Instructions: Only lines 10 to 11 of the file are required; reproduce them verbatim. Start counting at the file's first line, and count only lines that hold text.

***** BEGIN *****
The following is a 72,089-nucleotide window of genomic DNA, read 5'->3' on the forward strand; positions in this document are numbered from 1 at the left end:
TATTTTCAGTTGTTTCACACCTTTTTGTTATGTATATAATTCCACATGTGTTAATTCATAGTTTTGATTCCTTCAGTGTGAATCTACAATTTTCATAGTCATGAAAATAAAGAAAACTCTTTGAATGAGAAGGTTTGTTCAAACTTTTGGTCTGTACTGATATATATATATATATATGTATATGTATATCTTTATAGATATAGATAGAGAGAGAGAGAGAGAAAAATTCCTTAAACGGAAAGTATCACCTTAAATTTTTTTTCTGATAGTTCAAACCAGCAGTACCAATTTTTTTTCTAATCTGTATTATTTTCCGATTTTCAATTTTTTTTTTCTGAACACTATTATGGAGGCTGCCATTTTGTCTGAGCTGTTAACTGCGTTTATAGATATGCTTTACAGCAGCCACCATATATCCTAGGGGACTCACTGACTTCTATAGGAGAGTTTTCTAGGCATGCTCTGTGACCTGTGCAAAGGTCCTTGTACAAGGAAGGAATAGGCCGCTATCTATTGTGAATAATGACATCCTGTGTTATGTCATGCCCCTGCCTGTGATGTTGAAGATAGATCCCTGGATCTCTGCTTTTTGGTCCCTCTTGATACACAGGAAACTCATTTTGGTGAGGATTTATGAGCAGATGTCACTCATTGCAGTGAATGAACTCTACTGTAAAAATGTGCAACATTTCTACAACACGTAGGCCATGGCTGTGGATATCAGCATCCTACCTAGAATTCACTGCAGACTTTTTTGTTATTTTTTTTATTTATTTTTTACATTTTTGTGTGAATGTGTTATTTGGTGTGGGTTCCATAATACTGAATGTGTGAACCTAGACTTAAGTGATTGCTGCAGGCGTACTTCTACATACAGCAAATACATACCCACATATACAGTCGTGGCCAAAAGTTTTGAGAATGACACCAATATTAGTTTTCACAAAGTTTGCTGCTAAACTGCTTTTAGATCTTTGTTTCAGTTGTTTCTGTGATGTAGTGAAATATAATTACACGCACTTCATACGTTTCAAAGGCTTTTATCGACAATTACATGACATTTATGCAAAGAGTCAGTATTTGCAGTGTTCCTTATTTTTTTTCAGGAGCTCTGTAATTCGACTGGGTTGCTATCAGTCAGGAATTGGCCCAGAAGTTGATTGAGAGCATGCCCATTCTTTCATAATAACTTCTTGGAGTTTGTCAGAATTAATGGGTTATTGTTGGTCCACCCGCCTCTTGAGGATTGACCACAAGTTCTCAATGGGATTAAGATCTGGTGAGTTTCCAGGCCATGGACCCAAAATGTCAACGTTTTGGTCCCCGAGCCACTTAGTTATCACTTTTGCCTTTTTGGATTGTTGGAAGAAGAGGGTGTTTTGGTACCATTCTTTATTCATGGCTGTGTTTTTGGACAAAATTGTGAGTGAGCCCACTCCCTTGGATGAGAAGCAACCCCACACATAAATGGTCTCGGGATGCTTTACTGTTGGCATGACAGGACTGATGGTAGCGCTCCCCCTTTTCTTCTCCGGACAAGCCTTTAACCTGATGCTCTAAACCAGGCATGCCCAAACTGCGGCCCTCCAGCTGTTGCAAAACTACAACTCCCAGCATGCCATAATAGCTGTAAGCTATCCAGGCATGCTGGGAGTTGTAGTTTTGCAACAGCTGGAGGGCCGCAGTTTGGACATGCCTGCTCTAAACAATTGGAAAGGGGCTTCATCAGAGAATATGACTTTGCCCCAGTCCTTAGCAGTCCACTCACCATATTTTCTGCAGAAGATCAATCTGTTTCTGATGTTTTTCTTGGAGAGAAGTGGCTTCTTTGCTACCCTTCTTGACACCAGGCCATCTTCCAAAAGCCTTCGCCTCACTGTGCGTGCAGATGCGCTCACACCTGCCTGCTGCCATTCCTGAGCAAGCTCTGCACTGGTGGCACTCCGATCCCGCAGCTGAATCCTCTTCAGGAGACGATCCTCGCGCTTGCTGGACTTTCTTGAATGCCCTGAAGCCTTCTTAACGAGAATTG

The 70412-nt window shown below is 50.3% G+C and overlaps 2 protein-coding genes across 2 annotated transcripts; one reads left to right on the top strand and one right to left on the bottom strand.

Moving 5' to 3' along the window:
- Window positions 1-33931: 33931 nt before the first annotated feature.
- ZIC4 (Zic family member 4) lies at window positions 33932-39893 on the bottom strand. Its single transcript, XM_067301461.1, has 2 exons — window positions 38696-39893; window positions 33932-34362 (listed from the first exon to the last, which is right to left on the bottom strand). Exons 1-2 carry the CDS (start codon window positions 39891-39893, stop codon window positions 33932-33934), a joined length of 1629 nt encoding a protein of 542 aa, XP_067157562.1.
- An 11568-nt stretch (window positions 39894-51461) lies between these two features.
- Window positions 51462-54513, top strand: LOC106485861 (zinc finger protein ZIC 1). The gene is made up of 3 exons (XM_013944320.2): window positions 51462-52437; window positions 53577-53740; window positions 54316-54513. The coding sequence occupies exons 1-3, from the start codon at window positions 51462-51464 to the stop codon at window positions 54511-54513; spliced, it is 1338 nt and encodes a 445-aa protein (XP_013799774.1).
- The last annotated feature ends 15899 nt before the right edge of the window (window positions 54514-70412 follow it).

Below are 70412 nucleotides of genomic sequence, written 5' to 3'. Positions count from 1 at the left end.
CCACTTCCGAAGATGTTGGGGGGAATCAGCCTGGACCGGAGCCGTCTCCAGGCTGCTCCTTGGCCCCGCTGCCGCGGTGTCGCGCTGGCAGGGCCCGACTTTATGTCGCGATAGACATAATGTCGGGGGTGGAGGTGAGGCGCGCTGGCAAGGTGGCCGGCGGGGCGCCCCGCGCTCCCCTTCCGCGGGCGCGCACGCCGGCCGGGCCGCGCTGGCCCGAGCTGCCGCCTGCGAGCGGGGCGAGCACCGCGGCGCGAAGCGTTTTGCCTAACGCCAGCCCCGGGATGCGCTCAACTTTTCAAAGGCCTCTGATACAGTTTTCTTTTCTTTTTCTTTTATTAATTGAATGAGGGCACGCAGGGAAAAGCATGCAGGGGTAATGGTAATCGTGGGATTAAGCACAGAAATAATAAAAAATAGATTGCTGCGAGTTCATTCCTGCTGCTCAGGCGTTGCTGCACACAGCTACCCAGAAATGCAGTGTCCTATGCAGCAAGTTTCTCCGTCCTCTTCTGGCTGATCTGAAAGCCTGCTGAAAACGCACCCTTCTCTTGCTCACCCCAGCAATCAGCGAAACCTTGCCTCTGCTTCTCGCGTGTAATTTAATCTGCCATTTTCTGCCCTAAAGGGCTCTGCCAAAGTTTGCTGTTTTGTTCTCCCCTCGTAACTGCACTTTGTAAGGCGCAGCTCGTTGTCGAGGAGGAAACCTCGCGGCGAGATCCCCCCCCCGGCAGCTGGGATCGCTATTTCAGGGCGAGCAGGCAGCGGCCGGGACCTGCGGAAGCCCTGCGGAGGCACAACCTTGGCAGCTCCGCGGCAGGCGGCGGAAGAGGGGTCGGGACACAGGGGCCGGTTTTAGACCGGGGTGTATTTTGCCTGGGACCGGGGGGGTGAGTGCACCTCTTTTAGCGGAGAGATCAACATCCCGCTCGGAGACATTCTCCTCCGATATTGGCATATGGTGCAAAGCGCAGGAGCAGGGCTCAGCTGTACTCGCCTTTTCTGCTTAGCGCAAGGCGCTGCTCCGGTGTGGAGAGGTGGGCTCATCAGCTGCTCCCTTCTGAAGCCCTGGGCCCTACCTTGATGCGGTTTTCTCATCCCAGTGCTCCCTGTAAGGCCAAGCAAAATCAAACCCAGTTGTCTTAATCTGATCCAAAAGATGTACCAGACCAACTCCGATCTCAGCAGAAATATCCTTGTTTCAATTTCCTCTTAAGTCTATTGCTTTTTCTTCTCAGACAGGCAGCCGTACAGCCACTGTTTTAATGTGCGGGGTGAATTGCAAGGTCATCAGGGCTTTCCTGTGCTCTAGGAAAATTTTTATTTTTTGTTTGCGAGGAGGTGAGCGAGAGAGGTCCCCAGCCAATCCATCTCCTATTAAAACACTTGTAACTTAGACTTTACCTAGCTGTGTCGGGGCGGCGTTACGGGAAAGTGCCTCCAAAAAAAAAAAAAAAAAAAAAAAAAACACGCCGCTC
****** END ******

Below are 70412 nucleotides of genomic sequence, written 5' to 3'. Positions count from 1 at the left end.
CCACTTCCGAAGATGTTGGGGGGAATCAGCCTGGACCGGAGCCGTCTCCAGGCTGCTCCTTGGCCCCGCTGCCGCGGTGTCGCGCTGGCAGGGCCCGACTTTATGTCGCGATAGACATAATGTCGGGGGTGGAGGTGAGGCGCGCTGGCAAGGTGGCCGGCGGGGCGCCCCGCGCTCCCCTTCCGCGGGCGCGCACGCCGGCCGGGCCGCGCTGGCCCGAGCTGCCGCCTGCGAGCGGGGCGAGCACCGCGGCGCGAAGCGTTTTGCCTAACGCCAGCCCCGGGATGCGCTCAACTTTTCAAAGGCCTCTGATACAGTTTTCTTTTCTTTTTCTTTTATTAATTGAATGAGGGCACGCAGGGAAAAGCATGCAGGGGTAATGGTAATCGTGGGATTAAGCACAGAAATAATAAAAAATAGATTGCTGCGAGTTCATTCCTGCTGCTCAGGCGTTGCTGCACACAGCTACCCAGAAATGCAGTGTCCTATGCAGCAAGTTTCTCCGTCCTCTTCTGGCTGATCTGAAAGCCTGCTGAAAACGCACCCTTCTCTTGCTCACCCCAGCAATCAGCGAAACCTTGCCTCTGCTTCTCGCGTGTAATTTAATCTGCCATTTTCTGCCCTAAAGGGCTCTGCCAAAGTTTGCTGTTTTGTTCTCCCCTCGTAACTGCACTTTGTAAGGCGCAGCTCGTTGTCGAGGAGGAAACCTCGCGGCGAGATCCCCCCCCCGGCAGCTGGGATCGCTATTTCAGGGCGAGCAGGCAGCGGCCGGGACCTGCGGAAGCCCTGCGGAGGCACAACCTTGGCAGCTCCGCGGCAGGCGGCGGAAGAGGGGTCGGGACACAGGGGCCGGTTTTAGACCGGGGTGTATTTTGCCTGGGACCGGGGGGGTGAGTGCACCTCTTTTAGCGGAGAGATCAACATCCCGCTCGGAGACATTCTCCTCCGATATTGGCATATGGTGCAAAGCGCAGGAGCAGGGCTCAGCTGTACTCGCCTTTTCTGCTTAGCGCAAGGCGCTGCTCCGGTGTGGAGAGGTGGGCTCATCAGCTGCTCCCTTCTGAAGCCCTGGGCCCTACCTTGATGCGGTTTTCTCATCCCAGTGCTCCCTGTAAGGCCAAGCAAAATCAAACCCAGTTGTCTTAATCTGATCCAAAAGATGTACCAGACCAACTCCGATCTCAGCAGAAATATCCTTGTTTCAATTTCCTCTTAAGTCTATTGCTTTTTCTTCTCAGACAGGCAGCCGTACAGCCACTGTTTTAATGTGCGGGGTGAATTGCAAGGTCATCAGGGCTTTCCTGTGCTCTAGGAAAATTTTTATTTTTTGTTTGCGAGGAGGTGAGCGAGAGAGGTCCCCAGCCAATCCATCTCCTATTAAAACACTTGTAACTTAGACTTTACCTAGCTGTGTCGGGGCGGCGTTACGGGAAAGTGCCTCCAAAAAAAAAAAAAAAAAAAAAAAAAACACGCCGCTC